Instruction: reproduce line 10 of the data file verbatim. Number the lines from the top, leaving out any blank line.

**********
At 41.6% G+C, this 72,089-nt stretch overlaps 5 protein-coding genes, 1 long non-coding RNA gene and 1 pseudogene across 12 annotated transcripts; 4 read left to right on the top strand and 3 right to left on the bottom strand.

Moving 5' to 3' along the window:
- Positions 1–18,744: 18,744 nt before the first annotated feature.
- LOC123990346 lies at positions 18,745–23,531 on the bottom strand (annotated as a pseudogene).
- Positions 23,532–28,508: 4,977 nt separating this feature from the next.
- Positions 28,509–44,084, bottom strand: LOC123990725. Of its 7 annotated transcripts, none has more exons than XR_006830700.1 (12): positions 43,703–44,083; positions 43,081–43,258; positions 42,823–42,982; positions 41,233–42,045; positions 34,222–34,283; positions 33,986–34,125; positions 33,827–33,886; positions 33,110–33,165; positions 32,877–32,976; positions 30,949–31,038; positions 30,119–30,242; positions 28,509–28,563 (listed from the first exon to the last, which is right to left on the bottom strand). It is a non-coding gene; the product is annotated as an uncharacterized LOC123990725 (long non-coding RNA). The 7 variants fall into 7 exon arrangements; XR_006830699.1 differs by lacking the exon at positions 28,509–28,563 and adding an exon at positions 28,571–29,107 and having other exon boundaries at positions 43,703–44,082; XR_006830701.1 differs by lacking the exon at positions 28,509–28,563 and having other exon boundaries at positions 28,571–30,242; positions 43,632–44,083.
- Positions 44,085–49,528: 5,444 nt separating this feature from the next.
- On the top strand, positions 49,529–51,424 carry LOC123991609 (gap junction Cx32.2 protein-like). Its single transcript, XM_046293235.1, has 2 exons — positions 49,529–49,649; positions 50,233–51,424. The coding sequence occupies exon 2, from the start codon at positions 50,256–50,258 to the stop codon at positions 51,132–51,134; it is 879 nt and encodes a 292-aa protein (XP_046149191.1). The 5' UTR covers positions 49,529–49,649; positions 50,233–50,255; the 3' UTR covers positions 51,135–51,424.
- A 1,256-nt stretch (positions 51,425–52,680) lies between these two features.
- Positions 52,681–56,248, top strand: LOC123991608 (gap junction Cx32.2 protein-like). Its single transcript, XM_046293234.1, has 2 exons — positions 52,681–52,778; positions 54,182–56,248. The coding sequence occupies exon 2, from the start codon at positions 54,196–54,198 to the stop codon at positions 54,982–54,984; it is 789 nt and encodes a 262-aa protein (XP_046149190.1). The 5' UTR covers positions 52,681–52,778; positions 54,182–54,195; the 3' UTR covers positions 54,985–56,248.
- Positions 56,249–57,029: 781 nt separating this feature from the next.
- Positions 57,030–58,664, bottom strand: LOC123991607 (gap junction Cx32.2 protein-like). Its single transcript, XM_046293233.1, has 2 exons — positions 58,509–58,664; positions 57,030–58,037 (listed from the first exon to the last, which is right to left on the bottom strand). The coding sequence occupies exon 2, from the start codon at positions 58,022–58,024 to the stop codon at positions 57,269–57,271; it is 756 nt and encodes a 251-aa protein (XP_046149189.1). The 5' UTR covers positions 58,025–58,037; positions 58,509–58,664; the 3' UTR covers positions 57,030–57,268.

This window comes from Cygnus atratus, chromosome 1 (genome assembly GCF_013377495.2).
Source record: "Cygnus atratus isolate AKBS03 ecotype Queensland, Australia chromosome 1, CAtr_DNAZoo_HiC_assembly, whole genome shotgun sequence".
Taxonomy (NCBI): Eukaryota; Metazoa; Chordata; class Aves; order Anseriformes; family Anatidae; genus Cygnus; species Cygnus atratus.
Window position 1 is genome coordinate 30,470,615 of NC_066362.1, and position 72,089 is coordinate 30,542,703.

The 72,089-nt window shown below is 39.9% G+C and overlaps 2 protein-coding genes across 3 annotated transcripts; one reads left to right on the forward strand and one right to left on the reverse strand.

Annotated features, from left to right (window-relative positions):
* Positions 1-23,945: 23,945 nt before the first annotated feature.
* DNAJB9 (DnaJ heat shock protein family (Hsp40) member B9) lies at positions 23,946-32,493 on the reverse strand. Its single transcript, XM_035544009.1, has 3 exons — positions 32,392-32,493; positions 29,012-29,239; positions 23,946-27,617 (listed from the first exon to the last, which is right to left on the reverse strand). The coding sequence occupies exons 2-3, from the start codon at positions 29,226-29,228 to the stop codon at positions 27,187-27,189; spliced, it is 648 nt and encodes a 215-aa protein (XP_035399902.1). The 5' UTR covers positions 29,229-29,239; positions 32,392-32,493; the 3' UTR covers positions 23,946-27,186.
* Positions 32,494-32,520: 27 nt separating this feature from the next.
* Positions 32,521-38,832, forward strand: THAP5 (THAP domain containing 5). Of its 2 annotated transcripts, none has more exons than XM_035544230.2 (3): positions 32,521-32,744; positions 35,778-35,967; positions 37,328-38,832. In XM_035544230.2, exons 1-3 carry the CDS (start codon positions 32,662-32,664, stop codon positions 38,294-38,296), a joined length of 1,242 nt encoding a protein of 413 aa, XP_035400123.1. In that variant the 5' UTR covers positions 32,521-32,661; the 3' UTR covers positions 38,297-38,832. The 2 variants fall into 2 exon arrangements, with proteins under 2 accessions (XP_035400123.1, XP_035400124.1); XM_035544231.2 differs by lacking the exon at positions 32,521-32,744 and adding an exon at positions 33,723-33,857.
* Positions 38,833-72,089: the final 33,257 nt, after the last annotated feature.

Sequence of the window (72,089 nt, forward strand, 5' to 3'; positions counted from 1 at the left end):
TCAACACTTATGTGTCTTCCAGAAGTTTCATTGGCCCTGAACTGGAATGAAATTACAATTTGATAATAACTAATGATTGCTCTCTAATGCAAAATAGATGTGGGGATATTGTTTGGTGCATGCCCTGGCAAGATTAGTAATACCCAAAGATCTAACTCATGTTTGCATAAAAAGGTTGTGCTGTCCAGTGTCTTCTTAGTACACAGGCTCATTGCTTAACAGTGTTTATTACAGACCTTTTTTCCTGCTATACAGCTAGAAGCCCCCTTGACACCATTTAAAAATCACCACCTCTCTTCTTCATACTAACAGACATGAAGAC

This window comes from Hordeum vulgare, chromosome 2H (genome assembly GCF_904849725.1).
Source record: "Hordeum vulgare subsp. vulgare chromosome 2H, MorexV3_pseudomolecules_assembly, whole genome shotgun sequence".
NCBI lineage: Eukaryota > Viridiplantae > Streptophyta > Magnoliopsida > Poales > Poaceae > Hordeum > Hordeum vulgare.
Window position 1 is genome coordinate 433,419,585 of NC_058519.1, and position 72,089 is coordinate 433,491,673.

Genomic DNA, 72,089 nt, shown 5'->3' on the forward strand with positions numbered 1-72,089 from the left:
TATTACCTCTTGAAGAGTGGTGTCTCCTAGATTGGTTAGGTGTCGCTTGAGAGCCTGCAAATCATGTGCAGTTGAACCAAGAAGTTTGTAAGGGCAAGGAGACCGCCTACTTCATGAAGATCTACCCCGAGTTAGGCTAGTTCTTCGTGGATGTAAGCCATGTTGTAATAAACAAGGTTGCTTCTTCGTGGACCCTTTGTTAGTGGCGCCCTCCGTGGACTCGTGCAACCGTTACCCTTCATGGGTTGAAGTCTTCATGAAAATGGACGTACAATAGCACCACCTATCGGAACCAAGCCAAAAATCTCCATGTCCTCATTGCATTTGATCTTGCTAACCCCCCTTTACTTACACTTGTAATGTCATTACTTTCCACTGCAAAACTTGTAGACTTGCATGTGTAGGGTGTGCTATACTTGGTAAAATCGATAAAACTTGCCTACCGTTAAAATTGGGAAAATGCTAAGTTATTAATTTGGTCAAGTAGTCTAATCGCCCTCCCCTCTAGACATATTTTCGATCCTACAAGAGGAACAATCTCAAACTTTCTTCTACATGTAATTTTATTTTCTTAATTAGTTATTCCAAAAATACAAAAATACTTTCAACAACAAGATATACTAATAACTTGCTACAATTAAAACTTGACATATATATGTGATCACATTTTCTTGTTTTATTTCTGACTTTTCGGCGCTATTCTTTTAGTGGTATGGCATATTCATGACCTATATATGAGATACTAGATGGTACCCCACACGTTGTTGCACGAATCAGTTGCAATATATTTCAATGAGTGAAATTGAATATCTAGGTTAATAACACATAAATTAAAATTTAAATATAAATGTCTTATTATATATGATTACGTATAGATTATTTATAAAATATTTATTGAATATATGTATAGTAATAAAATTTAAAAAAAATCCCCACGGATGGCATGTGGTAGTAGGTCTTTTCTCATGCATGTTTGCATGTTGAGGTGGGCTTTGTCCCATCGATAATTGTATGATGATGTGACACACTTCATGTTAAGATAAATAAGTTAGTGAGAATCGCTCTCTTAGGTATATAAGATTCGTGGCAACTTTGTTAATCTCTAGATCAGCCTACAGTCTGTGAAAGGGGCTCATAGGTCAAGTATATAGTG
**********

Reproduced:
- Positions 52,681–56,248, top strand: LOC123991608 (gap junction Cx32.2 protein-like). Its single transcript, XM_046293234.1, has 2 exons — positions 52,681–52,778; positions 54,182–56,248. The coding sequence occupies exon 2, from the start codon at positions 54,196–54,198 to the stop codon at positions 54,982–54,984; it is 789 nt and encodes a 262-aa protein (XP_046149190.1). The 5' UTR covers positions 52,681–52,778; positions 54,182–54,195; the 3' UTR covers positions 54,985–56,248.